Ing Ind - Inf (Mag.)(ord. 270) - BV (483) MECHANICAL ENGINEERING - INGEGNERIA MECCANICA
052712 - DATA SCIENCE FOR MOBILITY
Ing Ind - Inf (Mag.)(ord. 270) - MI (475) ELECTRICAL ENGINEERING - INGEGNERIA ELETTRICA
052712 - DATA SCIENCE FOR MOBILITY
Data science aims at developing processes to analyze and ultimately understand phenomena through data. It stands at the intersection of several broad areas (statistics, information science, and computer science) and it employs methods from machine learning, classification, clustering, data mining, data bases, visualization, and cloud computing. This course presents the structure of the typical data science pipeline and, for each of the process, it overviews the most relevant methods and algorithms used to analyze mobility data.
The course follows a problem-driven approach in that the techniques are presented based on the type of data they can tackle may these be structured (tables), unstructured (plain text, xml files), graphs, or time-series. All the methods are discussed focusing on the fundamental theory underlying them and their peculiarity, next they are demonstrated using either Python notebooks (R might also be employed in some cases)
Topics discussed during the course include, but are not limited to, data and data representation, data preparation, regression, classification, clustering, evaluation of classification and clustering models, methods to analyze text, graphs, and time series.
Risultati di apprendimento attesi
Knowledge and understanding (Dublin Descriptor 1)
Students will learn to - Understand the structure a data science pipeline - The fundamental characteristics of the most important algorithms used in all the major steps of the pipeline - Identify architectural styles and patterns
Applying knowledge and understanding (Dublin Descriptor 2)
Given specific data mining process, students will be able to: - Analize and comment on specific architectural choices - Highlight possible criticalities - Identify existing biases - Apply the theory to assess the reliability of the results produced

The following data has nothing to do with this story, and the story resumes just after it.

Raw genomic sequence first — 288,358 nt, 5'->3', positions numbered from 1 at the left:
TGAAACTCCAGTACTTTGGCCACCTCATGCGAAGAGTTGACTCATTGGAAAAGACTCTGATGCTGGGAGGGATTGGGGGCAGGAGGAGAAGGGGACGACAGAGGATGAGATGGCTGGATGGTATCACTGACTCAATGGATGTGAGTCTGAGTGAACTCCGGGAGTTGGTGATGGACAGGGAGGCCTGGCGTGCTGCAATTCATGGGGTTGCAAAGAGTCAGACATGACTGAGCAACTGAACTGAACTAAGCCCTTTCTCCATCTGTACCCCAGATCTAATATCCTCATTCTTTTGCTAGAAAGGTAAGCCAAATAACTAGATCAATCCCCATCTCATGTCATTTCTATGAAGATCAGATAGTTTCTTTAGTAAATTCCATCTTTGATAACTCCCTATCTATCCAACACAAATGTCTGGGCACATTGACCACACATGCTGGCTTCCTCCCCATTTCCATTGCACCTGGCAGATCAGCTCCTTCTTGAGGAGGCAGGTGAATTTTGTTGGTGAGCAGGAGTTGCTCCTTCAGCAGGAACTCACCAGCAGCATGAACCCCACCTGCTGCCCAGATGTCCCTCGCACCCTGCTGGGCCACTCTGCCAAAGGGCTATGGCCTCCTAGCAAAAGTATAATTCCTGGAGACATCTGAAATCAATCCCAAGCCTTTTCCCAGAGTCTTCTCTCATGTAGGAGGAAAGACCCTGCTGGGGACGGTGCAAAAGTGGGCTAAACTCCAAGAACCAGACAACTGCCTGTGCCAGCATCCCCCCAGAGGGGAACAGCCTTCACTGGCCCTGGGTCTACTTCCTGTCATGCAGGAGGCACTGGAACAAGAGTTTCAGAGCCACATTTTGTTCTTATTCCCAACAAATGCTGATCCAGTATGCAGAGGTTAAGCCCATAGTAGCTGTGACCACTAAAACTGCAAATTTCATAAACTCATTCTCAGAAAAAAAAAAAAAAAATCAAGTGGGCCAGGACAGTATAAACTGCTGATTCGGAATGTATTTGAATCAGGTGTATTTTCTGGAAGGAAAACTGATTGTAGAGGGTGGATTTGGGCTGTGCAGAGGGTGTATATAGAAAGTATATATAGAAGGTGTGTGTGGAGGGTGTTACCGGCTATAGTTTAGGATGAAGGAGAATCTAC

Making judgements (Dublin Descriptor 3)
Given a data mining task, students will be able to: - Analyze and understand the goals, assumptions and requirements associated with that task - Select the best environment to implement each step of the data mining process - Select the best infrastructure
Communication (Dublin Descriptor 4)
Students will learn to: - Analyze the design choices that a data analytics solution entails - Present and critically discuss the results of a data science process
Lifelong learning skills (Dublin Descriptor 5)
Students will learn how to: - Develop simple projects on real-world data and how to critically analyze a proposed solution and the result it produced
The course requires some basic knowledge of programming (any language), math, and statistics.
Modalità di valutazione
Written Test (Dublin Descriptors 1 & 2)
The evaluation will be based on a written exam at the end of the course. The written exam consists of numerical problems involing the computation of score functions used in the algorithms presented during the course, execution of fundamental algorithms using small datasets, interpretation of code fragments and discussion of scenarios. Problems might also focus on the evaluation of trade-offs between different proposed solutions, definition of data mining pipelines for a given scenario, critical comparison of existing methods
Assessment of laboratorial artefacts (Dublin Descriptors 2, 3, 4, and 5)
During the semester, there will be optional projects, involving the analysis of real-world data, that the students can take and might substitute the written evaluation.
Jure Leskovec, Anand Rajaraman, Jeffrey D. Ullman, Mining of Massive Datasets http://www.mmds.org Note:
PDF available for free at the book website
Mohammed J. Zaki and Wagner Meira, Jr., Data Mining and Analysis: Fundamental Concepts and Algorithms, ISBN: 9780521766333 http://www.dataminingbook.info/ Note: